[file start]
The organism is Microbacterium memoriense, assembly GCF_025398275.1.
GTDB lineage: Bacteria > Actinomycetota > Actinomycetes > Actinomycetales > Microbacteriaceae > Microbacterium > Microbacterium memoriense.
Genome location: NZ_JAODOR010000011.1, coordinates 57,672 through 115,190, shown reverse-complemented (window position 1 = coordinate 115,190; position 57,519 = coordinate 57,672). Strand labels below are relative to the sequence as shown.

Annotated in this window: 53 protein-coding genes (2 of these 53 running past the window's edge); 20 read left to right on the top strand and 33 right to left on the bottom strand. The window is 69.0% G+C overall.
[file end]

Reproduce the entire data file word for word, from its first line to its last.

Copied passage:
The organism is Microbacterium memoriense, assembly GCF_025398275.1.
GTDB lineage: Bacteria > Actinomycetota > Actinomycetes > Actinomycetales > Microbacteriaceae > Microbacterium > Microbacterium memoriense.
Genome location: NZ_JAODOR010000011.1, coordinates 57,672 through 115,190, shown reverse-complemented (window position 1 = coordinate 115,190; position 57,519 = coordinate 57,672). Strand labels below are relative to the sequence as shown.

Annotated in this window: 53 protein-coding genes (2 of these 53 running past the window's edge); 20 read left to right on the top strand and 33 right to left on the bottom strand. The window is 69.0% G+C overall.